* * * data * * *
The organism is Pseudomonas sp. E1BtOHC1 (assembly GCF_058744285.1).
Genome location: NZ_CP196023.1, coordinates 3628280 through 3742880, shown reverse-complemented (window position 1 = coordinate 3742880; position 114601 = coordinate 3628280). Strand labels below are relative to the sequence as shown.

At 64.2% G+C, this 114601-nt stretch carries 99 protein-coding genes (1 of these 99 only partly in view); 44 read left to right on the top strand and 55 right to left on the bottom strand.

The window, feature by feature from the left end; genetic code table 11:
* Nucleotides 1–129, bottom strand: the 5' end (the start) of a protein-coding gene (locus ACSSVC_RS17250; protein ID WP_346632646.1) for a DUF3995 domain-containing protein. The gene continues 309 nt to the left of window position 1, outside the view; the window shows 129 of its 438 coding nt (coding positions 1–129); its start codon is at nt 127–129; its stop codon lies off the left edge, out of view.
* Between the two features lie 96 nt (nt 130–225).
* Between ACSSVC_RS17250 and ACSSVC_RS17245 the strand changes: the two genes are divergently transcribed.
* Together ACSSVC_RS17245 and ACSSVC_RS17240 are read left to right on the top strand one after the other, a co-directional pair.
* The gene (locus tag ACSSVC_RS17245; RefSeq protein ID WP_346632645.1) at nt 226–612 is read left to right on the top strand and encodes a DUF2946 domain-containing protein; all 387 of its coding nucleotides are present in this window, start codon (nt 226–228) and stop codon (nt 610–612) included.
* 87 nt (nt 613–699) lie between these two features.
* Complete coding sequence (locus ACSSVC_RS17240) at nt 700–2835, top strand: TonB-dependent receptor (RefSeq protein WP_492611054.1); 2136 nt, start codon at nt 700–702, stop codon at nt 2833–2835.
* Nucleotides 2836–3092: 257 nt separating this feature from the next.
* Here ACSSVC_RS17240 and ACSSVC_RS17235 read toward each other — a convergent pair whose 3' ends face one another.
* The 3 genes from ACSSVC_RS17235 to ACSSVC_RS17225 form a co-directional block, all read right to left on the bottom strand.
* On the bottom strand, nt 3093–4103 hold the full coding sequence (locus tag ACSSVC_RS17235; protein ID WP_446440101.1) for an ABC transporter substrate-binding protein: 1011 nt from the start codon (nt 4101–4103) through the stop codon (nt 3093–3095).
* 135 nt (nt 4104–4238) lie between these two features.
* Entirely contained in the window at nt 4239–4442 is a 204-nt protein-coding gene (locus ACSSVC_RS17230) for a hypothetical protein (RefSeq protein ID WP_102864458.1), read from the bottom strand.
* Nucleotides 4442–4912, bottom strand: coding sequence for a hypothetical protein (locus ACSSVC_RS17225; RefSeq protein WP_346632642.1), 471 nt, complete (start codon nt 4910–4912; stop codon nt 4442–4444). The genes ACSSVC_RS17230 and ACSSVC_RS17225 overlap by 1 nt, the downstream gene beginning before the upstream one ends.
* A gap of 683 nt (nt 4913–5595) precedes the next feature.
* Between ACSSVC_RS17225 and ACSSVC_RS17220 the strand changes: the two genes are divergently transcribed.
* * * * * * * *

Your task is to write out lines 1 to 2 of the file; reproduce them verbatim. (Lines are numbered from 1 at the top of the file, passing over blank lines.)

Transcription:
The organism is Pseudomonas sp. E1BtOHC1 (assembly GCF_058744285.1).
Genome location: NZ_CP196023.1, coordinates 3628280 through 3742880, shown reverse-complemented (window position 1 = coordinate 3742880; position 114601 = coordinate 3628280). Strand labels below are relative to the sequence as shown.